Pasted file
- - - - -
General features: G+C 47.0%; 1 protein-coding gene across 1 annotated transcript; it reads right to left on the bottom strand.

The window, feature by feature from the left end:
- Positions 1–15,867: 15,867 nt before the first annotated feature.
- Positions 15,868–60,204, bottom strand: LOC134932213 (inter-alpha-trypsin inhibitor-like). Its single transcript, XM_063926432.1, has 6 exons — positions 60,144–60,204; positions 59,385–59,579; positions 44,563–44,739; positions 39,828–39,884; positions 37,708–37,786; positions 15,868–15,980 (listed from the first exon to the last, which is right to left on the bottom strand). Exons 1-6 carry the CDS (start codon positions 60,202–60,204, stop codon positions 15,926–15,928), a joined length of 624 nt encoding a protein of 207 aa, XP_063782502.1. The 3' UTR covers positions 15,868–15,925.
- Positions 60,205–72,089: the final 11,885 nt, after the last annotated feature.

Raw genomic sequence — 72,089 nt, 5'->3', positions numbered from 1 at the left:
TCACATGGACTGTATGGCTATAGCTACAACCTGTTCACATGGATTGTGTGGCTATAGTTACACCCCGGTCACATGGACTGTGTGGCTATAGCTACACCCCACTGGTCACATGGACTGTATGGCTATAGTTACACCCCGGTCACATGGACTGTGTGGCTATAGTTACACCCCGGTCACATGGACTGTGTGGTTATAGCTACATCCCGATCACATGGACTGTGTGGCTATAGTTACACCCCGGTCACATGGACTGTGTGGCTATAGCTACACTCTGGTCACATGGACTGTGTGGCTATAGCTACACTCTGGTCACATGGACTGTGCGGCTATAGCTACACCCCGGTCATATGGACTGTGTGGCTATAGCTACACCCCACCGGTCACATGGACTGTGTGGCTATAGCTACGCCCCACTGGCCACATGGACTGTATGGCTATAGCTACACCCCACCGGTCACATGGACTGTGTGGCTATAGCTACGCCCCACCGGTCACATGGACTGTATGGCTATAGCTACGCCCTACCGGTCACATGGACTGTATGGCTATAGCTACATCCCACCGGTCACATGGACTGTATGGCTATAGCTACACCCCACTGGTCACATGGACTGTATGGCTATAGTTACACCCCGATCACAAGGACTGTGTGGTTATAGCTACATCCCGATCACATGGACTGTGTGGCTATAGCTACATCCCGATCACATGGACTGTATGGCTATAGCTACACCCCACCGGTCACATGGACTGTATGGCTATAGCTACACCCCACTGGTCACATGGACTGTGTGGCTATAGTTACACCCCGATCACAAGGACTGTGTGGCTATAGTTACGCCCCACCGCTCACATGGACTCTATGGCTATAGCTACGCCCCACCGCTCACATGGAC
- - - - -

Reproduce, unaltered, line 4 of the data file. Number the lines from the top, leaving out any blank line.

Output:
- Positions 15,868–60,204, bottom strand: LOC134932213 (inter-alpha-trypsin inhibitor-like). Its single transcript, XM_063926432.1, has 6 exons — positions 60,144–60,204; positions 59,385–59,579; positions 44,563–44,739; positions 39,828–39,884; positions 37,708–37,786; positions 15,868–15,980 (listed from the first exon to the last, which is right to left on the bottom strand). Exons 1-6 carry the CDS (start codon positions 60,202–60,204, stop codon positions 15,926–15,928), a joined length of 624 nt encoding a protein of 207 aa, XP_063782502.1. The 3' UTR covers positions 15,868–15,925.